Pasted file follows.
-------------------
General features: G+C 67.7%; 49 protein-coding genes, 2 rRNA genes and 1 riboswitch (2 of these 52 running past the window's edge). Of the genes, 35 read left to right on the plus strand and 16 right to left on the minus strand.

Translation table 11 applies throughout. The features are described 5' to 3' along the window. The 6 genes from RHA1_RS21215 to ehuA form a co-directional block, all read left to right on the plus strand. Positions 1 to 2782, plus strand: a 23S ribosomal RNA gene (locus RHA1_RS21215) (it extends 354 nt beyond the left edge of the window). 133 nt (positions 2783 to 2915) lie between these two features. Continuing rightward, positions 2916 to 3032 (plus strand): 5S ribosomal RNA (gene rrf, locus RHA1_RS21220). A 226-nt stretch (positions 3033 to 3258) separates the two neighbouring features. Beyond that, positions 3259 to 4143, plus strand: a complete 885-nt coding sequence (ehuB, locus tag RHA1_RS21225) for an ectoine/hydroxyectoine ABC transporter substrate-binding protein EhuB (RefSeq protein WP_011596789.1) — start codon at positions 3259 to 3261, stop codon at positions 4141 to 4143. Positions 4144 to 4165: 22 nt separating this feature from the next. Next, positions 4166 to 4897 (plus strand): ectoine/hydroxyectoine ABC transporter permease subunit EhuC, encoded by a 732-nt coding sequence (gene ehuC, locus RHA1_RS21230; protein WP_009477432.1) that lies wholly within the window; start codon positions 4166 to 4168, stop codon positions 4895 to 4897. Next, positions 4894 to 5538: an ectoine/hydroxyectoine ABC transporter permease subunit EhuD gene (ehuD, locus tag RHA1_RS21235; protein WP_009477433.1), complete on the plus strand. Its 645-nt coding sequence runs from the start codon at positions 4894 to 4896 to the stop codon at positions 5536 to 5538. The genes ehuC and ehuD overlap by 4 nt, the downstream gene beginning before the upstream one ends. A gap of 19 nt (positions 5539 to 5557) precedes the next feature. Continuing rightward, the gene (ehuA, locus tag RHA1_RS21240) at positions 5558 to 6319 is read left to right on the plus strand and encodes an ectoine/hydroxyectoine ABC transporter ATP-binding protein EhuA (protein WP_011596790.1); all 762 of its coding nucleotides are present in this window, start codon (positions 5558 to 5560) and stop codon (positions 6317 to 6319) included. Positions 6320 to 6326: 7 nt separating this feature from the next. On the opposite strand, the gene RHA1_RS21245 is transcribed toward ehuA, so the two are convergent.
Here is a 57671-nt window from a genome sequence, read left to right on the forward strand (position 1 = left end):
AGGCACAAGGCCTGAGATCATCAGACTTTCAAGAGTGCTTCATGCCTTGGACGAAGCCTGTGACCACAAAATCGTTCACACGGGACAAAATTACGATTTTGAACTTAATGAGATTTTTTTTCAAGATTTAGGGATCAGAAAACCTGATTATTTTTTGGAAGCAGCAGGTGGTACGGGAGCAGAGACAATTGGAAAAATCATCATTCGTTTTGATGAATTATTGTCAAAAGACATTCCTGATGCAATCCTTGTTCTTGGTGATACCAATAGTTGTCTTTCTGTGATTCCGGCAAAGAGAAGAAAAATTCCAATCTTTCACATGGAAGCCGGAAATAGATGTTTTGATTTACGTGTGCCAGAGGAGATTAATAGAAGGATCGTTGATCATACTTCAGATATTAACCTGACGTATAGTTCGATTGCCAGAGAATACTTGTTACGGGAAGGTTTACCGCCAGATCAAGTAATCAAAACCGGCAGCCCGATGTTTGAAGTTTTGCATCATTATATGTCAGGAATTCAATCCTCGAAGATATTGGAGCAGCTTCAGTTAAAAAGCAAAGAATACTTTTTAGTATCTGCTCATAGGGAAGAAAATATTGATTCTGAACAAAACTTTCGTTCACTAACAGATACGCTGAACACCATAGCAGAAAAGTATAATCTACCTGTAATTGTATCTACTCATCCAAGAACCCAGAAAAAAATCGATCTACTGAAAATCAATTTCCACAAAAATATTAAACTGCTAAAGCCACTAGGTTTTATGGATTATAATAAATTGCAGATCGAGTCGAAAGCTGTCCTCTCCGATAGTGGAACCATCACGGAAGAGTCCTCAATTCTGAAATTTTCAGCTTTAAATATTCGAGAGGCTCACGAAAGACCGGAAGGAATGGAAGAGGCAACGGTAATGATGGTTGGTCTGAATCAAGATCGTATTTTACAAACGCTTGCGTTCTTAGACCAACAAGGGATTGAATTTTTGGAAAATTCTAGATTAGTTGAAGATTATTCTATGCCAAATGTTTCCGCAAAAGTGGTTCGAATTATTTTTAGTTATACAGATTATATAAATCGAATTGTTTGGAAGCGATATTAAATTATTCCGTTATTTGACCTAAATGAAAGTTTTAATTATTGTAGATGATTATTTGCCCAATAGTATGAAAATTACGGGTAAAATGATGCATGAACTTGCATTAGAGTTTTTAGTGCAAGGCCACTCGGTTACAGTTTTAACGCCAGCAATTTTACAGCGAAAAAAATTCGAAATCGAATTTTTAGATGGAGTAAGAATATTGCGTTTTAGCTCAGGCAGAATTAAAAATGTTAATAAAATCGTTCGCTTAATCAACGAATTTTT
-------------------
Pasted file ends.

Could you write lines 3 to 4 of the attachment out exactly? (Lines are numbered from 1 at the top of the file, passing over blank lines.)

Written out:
Here is a 57671-nt window from a genome sequence, read left to right on the forward strand (position 1 = left end):
AGGCACAAGGCCTGAGATCATCAGACTTTCAAGAGTGCTTCATGCCTTGGACGAAGCCTGTGACCACAAAATCGTTCACACGGGACAAAATTACGATTTTGAACTTAATGAGATTTTTTTTCAAGATTTAGGGATCAGAAAACCTGATTATTTTTTGGAAGCAGCAGGTGGTACGGGAGCAGAGACAATTGGAAAAATCATCATTCGTTTTGATGAATTATTGTCAAAAGACATTCCTGATGCAATCCTTGTTCTTGGTGATACCAATAGTTGTCTTTCTGTGATTCCGGCAAAGAGAAGAAAAATTCCAATCTTTCACATGGAAGCCGGAAATAGATGTTTTGATTTACGTGTGCCAGAGGAGATTAATAGAAGGATCGTTGATCATACTTCAGATATTAACCTGACGTATAGTTCGATTGCCAGAGAATACTTGTTACGGGAAGGTTTACCGCCAGATCAAGTAATCAAAACCGGCAGCCCGATGTTTGAAGTTTTGCATCATTATATGTCAGGAATTCAATCCTCGAAGATATTGGAGCAGCTTCAGTTAAAAAGCAAAGAATACTTTTTAGTATCTGCTCATAGGGAAGAAAATATTGATTCTGAACAAAACTTTCGTTCACTAACAGATACGCTGAACACCATAGCAGAAAAGTATAATCTACCTGTAATTGTATCTACTCATCCAAGAACCCAGAAAAAAATCGATCTACTGAAAATCAATTTCCACAAAAATATTAAACTGCTAAAGCCACTAGGTTTTATGGATTATAATAAATTGCAGATCGAGTCGAAAGCTGTCCTCTCCGATAGTGGAACCATCACGGAAGAGTCCTCAATTCTGAAATTTTCAGCTTTAAATATTCGAGAGGCTCACGAAAGACCGGAAGGAATGGAAGAGGCAACGGTAATGATGGTTGGTCTGAATCAAGATCGTATTTTACAAACGCTTGCGTTCTTAGACCAACAAGGGATTGAATTTTTGGAAAATTCTAGATTAGTTGAAGATTATTCTATGCCAAATGTTTCCGCAAAAGTGGTTCGAATTATTTTTAGTTATACAGATTATATAAATCGAATTGTTTGGAAGCGATATTAAATTATTCCGTTATTTGACCTAAATGAAAGTTTTAATTATTGTAGATGATTATTTGCCCAATAGTATGAAAATTACGGGTAAAATGATGCATGAACTTGCATTAGAGTTTTTAGTGCAAGGCCACTCGGTTACAGTTTTAACGCCAGCAATTTTACAGCGAAAAAAATTCGAAATCGAATTTTTAGATGGAGTAAGAATATTGCGTTTTAGCTCAGGCAGAATTAAAAATGTTAATAAAATCGTTCGCTTAATCAACGAATTTTT